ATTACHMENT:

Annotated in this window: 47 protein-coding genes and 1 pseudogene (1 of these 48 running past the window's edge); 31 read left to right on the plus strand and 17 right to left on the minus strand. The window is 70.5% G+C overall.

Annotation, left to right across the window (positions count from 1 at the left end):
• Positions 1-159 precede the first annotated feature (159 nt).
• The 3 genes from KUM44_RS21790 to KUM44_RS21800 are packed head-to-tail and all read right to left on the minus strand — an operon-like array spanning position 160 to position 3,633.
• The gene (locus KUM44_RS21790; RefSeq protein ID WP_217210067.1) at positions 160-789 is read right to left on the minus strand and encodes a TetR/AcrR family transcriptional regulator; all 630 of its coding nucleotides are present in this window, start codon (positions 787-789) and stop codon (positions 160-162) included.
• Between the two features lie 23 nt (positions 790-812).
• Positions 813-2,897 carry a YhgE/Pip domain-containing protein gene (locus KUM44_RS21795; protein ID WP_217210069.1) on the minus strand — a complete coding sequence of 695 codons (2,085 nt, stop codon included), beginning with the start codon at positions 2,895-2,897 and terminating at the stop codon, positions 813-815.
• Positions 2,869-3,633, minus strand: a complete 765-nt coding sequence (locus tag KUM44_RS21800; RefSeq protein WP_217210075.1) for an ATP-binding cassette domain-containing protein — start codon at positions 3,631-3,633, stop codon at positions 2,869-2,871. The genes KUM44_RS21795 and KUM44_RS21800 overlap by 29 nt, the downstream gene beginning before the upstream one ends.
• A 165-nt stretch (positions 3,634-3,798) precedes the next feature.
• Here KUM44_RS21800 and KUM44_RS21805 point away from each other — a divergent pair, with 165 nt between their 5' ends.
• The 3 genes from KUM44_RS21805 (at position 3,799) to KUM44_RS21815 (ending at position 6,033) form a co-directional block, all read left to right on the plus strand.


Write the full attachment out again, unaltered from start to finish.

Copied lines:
Annotated in this window: 47 protein-coding genes and 1 pseudogene (1 of these 48 running past the window's edge); 31 read left to right on the plus strand and 17 right to left on the minus strand. The window is 70.5% G+C overall.

Annotation, left to right across the window (positions count from 1 at the left end):
• Positions 1-159 precede the first annotated feature (159 nt).
• The 3 genes from KUM44_RS21790 to KUM44_RS21800 are packed head-to-tail and all read right to left on the minus strand — an operon-like array spanning position 160 to position 3,633.
• The gene (locus KUM44_RS21790; RefSeq protein ID WP_217210067.1) at positions 160-789 is read right to left on the minus strand and encodes a TetR/AcrR family transcriptional regulator; all 630 of its coding nucleotides are present in this window, start codon (positions 787-789) and stop codon (positions 160-162) included.
• Between the two features lie 23 nt (positions 790-812).
• Positions 813-2,897 carry a YhgE/Pip domain-containing protein gene (locus KUM44_RS21795; protein ID WP_217210069.1) on the minus strand — a complete coding sequence of 695 codons (2,085 nt, stop codon included), beginning with the start codon at positions 2,895-2,897 and terminating at the stop codon, positions 813-815.
• Positions 2,869-3,633, minus strand: a complete 765-nt coding sequence (locus tag KUM44_RS21800; RefSeq protein WP_217210075.1) for an ATP-binding cassette domain-containing protein — start codon at positions 3,631-3,633, stop codon at positions 2,869-2,871. The genes KUM44_RS21795 and KUM44_RS21800 overlap by 29 nt, the downstream gene beginning before the upstream one ends.
• A 165-nt stretch (positions 3,634-3,798) precedes the next feature.
• Here KUM44_RS21800 and KUM44_RS21805 point away from each other — a divergent pair, with 165 nt between their 5' ends.
• The 3 genes from KUM44_RS21805 (at position 3,799) to KUM44_RS21815 (ending at position 6,033) form a co-directional block, all read left to right on the plus strand.